I really wanted to do a meaningful post today but I’ve got a jam-packed Friday ahead of me, so it’s just not going to happen.
Instead, here’s some proof I’ve actually been writing recently: an excerpt from my as of yet unnamed novel involving three (four?) of my favorite things (mermaids and Broadway and sign language [andboysnamedHarrison]). Enjoy!
My aunt lived deep. Going to see her was – to use a human phrase – a bit of a hike. Not that I was human then.
She lived deep, in one of those sea caverns miles below the surface, tucked between what might have been the beginnings of an underwater volcano and what was definitely an underwater fault-line. To this day I will never understand how she was able to escape her home on a day-to-day basis – the opening between the two natural disasters that formed her caverns was so narrow that even I, the littlest of them all, always lost a few scales when I forced myself through.
Despite the distance and the precarious arrangement of her lodging, I went to her often. In retrospect, I regard this as a mistake, but there are others in my life who would disagree; they come later in this story, though, so I shan’t name names at present. On better, reflective days in my current life, I think of my aunt fondly… A blessing in disguise, as they say. On other days, well, I’m told that if one has unkind things to say, one should keep them to oneself.
There have been many days when I have been forced to silence by a lack of polite things to say. I am rather accustomed to silence.
See here! Without meaning to, I reveal far too much. This story starts with my aunt, a fact which I can’t deny, despite the many occasions on which I have wanted nothing more than to strike her name from my memory and never speak of her again. She was a major player in this grand game that is my life; perhaps more than just a player at times, but I digress…
It was summer, but you couldn’t tell, not down there. The light didn’t stream down far enough, and at that depth, the water was freezing. I shivered. Though with the craggy rock formations forming strange shapes out into the dark and the unfamiliar creatures I only ever saw in the corner of my eye, I wasn’t entirely sure the chills running down my spine could be entirely accredited to the temperature. My breath didn’t come easily until I finally wedged myself through the crack in the seabed and was greeted by the warm glow of Aunt Keren’s pet anglerfish.
“There you are.” Aunt Keren’s voice slid through the cavern, steady and slightly flat. “I was beginning to wonder…” In the dim light I saw her vague outline shifting about the cavern.
“Good morning,” I said. “Have you got the lights, or shall I go and…?”
“Don’t trouble yourself.” She waved a hand lazily at a dilapidated chaise (salvage from a shipwreck, no doubt) in the center of the room. “Sit.”
Aunt Keren cupped her hands close to her mouth and clicked her tongue. An orange flash sparked across her fingertips and dropped into her palm. It flickered faintly like a weak child’s heartbeat. She blew on it steadily, coaxing it to life. The light radiating from her palms grew in bursts, expanding and contracting until it took on a life of its own, floating out of her hands and up toward the roof of the cavern. The orb cast a cheerful light over the cave, warding off the gloom of the outside ocean. This task now finished, Aunt Keren fixed me with her eyes and skipped the formalities. “Your father came to see me yesterday.”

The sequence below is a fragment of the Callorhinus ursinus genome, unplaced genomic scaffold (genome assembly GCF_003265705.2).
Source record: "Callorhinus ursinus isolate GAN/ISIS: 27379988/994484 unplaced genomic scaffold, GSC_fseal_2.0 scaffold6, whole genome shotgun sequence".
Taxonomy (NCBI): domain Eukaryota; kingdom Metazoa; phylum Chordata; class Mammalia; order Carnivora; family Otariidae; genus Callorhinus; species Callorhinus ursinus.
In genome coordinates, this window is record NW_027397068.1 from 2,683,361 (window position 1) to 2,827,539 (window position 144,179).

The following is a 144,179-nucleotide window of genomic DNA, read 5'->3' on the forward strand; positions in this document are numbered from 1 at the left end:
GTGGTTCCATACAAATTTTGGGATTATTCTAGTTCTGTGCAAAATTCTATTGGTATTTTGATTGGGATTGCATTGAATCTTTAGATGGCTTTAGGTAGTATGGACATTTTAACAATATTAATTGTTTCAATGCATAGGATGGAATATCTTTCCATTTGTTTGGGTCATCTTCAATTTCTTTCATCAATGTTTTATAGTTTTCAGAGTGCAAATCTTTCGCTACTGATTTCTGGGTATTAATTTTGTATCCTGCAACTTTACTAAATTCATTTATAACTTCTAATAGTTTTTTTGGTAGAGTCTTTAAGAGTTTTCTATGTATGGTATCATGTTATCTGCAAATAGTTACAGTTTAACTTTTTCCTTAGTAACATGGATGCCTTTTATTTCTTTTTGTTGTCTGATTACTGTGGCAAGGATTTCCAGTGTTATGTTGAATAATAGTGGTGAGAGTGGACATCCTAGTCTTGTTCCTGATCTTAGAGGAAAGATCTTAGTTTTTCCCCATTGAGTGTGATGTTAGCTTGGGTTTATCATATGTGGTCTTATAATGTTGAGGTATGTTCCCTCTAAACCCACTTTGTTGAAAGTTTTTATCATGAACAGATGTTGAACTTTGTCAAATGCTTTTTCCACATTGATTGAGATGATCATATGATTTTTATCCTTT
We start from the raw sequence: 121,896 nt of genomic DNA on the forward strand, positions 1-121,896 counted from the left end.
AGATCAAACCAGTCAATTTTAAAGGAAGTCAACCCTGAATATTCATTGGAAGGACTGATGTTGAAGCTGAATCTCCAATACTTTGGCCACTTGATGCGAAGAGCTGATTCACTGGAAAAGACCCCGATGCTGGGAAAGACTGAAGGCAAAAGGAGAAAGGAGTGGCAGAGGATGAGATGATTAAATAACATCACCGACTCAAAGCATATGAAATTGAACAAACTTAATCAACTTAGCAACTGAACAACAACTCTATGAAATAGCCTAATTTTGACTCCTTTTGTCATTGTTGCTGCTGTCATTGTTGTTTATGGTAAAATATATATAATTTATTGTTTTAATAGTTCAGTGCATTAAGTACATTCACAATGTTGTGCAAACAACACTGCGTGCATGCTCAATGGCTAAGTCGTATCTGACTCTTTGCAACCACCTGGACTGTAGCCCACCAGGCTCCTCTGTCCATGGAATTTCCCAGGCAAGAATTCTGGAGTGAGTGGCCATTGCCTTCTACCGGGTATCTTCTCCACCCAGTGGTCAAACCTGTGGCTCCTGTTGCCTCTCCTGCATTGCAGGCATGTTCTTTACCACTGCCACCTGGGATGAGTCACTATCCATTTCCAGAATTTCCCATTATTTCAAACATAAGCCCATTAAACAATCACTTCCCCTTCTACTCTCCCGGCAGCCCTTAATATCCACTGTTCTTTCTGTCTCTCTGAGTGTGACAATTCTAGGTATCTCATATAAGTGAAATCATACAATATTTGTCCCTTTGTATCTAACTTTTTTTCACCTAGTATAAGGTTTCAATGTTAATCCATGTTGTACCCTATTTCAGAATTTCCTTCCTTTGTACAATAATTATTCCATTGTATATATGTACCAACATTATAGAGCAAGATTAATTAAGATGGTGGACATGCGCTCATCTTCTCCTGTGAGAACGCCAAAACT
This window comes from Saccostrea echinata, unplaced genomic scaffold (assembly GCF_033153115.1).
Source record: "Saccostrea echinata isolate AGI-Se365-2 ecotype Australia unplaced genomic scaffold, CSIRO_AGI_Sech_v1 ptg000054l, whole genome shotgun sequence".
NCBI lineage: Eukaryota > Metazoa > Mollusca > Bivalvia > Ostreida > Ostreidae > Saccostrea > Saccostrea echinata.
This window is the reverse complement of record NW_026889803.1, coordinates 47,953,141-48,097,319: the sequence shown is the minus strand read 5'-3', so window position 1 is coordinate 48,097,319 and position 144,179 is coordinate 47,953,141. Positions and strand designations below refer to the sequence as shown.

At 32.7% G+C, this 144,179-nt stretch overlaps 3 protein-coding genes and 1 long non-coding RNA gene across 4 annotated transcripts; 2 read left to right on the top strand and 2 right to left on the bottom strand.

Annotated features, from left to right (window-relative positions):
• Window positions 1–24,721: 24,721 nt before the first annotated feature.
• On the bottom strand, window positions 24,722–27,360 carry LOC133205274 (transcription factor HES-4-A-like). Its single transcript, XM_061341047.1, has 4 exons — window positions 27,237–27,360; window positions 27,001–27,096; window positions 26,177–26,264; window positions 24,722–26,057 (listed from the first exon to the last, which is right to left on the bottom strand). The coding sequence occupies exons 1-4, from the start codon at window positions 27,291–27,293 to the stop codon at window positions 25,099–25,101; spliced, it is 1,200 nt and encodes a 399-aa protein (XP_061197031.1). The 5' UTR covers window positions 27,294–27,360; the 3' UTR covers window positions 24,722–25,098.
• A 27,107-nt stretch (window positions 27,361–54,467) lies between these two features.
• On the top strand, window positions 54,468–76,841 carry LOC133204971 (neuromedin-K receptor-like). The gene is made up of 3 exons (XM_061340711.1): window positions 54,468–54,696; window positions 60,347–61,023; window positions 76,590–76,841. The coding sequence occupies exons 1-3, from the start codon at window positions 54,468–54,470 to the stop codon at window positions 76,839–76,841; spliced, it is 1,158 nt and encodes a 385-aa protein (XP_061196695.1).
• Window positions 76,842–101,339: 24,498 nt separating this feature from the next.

I faked a smile. “Is that so? How lovely.” I slid off the rock and glided over to a giant mirror propped against the wall. “Say, why don’t we…”
“Maeve.” She was frowning and her arms were folded over her generous chest. Her almost-graying hair floated about her face, tickling her chins as she sighed and looked down at me. “You can’t run from this. He wants you to keep away from all these human things.”
I huffed, annoyedly. “We have this discussion every single time I come to see you. One would think you agreed with him.” I glanced furtively at the looking glass and fondled the edge of it.
“Perhaps I do,” Aunt Keren said, resignedly. She contorted her sour red lips into a scowl. “Your duties lie here, Maeve, not up there. You have responsibilities.”
“Please! You don’t understand what it’s like at home… This is my only escape.” I settled myself on a stalagmite and looked at her pleadingly.
She sighed and rolled her eyes. “I don’t know why I indulge your fantasies. I only get punished for it, and you only delude yourself further. There are some things you can’t escape, love, and some things you shouldn’t.”
I clasped my hands. “One delusion. Just one. Father’s been an absolute beast – he always is, you know him. I know I shouldn’t run away from it. I know that, but…”
Aunt Keren opened her arms and broke into a forgiving smile. “Come here.” I allowed her to hug me. Enveloped in her crushing grip, I received an awkward pat on the head. (Aunt was rather rusty when it came to affection.) “Dreams are not a bad thing. I only worry that one day you will have to make a choice between your dreams and your realities, and you won’t be able to make it.” She released me and furrowed her eyebrows. “Not one word of this to your father.”
I have more if you so desire; hopefully I’ll write up my memoir-ific post on turning sixteen on Sunday, but we’ll see. (You know me. :P) If you’d like more excerpts, let me know – maybe it’ll motivate me to write a little more.